By Dr. S. Chandrasekharan
It is to the credit of the Election Commission of Nepal that it conducted successfully the first phase of local elections on May 14 despite many hiccups and hurdles.
The election by itself was a stupendous task with nominations for 13,356 seats in 283 local units of 34 districts of three provinces- 3, 4 and 6.
In the beginning of the month, it looked as though, the government may not be able to go through the first phase of elections. It all started with the impeachment and suspension of the Chief Justice Sushila Karki, who had just two months left for retirement, followed by the RPP leaving the government and the Home Minster Bimalendu Nidhi resigning in protest. The Government briefly lost its majority.
The impeachment of the Chief Justice on flimsy charges and that too without proper discussion and debate was an affront to the separation of powers between the judiciary and the Executive. The Supreme Court rightly issued a stay order to the parliament not to move ahead with the impeachment motion. The Court observed that the move was prima facie against the spirit of the Constitution.
A few Observations on the local polls conducted are:
1. Though it is just the beginning, successful conduct of the first phase of polls puts an end to the uncertainty that was being felt so far in the conduct of the three tier elections to be concluded within the mandatory period and in the implementation of the new constitution.
2. For the first time, Nepal will really be moving into a federal form of governance. This is the first significant step in the new constitution.
3. 40 percent of the candidates were women, a step that was long over due.
4. With the firming up of elections at the local level, one can expect peace and stability at the grass roots level.
5. This election has brought out strange alliances- the Nepali Congress and the Maoist centre have formed an alliance at many places. One example is the support given to Dahal’s daughter, the mayoral candidate for Bhaktapur by the Nepali Congress. Similarly, the UML and the RPP who till now were at the opposite ends of the political spectrum have joined together in an alliance for the local polls.
6. The election was by and large peaceful. There were sporadic incidents of violence and some very close to the polling dates. IEDs (improvised explosive devices) were detonated at three places in Nawal Parasi, Makwanpur and Siraha districts on 12th of May. A cylinder bomb was discovered in Bhaktapur and the Police bomb disposal team removed it before it could be detonated. Two more IEDs were discovered in the houses of two candidates in Syangja and Sindhphuchok districts.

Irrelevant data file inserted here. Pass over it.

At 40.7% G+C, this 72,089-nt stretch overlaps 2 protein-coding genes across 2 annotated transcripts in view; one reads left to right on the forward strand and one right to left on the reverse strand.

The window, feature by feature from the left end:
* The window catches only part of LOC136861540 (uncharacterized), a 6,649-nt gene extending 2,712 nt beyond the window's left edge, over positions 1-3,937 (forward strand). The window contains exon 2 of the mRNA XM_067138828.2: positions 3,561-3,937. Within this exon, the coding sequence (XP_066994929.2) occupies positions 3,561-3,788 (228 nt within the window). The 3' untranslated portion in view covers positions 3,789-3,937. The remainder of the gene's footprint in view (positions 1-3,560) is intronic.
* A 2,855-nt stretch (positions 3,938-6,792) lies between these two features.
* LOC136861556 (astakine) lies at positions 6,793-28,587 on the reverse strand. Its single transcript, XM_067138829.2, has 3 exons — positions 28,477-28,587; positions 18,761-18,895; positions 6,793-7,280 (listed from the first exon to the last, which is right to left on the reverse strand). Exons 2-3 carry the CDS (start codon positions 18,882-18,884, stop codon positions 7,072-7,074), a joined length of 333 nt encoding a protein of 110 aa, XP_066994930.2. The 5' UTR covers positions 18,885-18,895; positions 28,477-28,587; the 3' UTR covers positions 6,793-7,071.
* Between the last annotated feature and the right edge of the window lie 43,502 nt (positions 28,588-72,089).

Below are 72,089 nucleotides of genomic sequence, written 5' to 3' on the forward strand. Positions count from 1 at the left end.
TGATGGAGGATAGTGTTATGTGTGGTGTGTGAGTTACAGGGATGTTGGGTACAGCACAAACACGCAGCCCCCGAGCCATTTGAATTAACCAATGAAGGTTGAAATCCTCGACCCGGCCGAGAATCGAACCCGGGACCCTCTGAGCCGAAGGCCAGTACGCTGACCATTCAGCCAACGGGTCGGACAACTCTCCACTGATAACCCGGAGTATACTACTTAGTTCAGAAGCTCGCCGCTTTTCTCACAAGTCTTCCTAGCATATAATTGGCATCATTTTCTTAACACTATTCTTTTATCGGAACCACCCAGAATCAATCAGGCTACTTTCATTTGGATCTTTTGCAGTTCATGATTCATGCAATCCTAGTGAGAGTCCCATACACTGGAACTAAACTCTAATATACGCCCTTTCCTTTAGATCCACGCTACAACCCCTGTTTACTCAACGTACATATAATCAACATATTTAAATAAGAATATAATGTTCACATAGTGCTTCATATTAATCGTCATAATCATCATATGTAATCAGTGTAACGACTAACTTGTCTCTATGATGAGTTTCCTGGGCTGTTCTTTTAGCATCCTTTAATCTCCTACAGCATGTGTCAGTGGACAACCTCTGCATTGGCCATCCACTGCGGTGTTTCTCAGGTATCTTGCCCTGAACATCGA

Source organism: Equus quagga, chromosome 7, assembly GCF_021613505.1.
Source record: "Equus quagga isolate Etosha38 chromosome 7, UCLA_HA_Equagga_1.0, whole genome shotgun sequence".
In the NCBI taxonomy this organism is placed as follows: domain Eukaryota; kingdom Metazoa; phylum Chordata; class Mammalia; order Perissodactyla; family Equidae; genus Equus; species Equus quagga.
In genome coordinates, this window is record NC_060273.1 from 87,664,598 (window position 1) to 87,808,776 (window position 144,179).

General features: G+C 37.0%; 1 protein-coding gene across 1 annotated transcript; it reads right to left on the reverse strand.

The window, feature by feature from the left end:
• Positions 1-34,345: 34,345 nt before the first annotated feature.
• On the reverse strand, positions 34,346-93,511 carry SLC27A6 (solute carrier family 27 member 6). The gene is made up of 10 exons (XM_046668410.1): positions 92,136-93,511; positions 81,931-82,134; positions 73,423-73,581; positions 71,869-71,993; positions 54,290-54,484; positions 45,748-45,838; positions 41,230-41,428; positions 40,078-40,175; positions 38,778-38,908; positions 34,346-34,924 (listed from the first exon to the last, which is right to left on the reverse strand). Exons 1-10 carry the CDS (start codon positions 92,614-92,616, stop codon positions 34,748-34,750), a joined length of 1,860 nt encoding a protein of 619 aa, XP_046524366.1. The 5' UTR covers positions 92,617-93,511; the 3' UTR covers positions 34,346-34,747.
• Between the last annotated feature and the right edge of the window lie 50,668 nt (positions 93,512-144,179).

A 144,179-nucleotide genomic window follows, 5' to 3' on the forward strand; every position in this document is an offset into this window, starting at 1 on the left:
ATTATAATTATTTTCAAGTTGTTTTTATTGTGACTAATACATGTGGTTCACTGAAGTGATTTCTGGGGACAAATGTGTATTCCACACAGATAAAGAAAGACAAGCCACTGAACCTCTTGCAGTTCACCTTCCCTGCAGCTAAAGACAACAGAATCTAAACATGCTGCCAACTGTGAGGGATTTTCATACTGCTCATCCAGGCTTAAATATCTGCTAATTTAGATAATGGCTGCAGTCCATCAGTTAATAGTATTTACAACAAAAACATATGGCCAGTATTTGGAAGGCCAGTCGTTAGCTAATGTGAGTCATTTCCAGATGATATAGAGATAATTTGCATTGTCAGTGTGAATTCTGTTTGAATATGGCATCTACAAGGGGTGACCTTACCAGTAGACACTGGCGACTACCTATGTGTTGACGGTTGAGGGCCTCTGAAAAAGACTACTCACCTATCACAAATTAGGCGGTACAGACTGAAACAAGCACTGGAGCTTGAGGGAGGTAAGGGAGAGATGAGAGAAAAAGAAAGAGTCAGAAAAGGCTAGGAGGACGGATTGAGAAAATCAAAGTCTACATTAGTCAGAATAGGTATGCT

7. Almost after two decades, the elections to the local bodies were taking place. There was visible enthusiasm amongst the people. People are certainly looking forward to leadership roles at the grass roots level and it is hoped that the political leaders who are a problem, concede empowerment at the lowest level.
Some good news has emanated on the constitutional amendment too. The government has introduced the Constitution amendment bill today, a commitment made to the Madhesi groups.
The UML which wants to continue with its “nationalist image” is bound to oppose the bill. It is said that its chairman K. P.Oli is also for conducting the second phase of local polls earlier that the scheduled date of June 14. The UML is also expected to play the “spoil sport” in not letting the government increase the grassroots units in the Terai districts, in proportion to the population in those districts. It looks that more than anyone else, it is the UML that wants to scuttle the speedy implementation of the Constitution!
It is hoped that the Madhesi leaders who have since discarded Upendra Yadav from the Maha Gatabhandan show some flexibility in participating in the second and last phase of local elections scheduled for June 14 for provinces 1,2,5 and 7.
|Enjoy the article? Then please consider donating today to ensure that Eurasia Review can continue to be able to provide similar content.|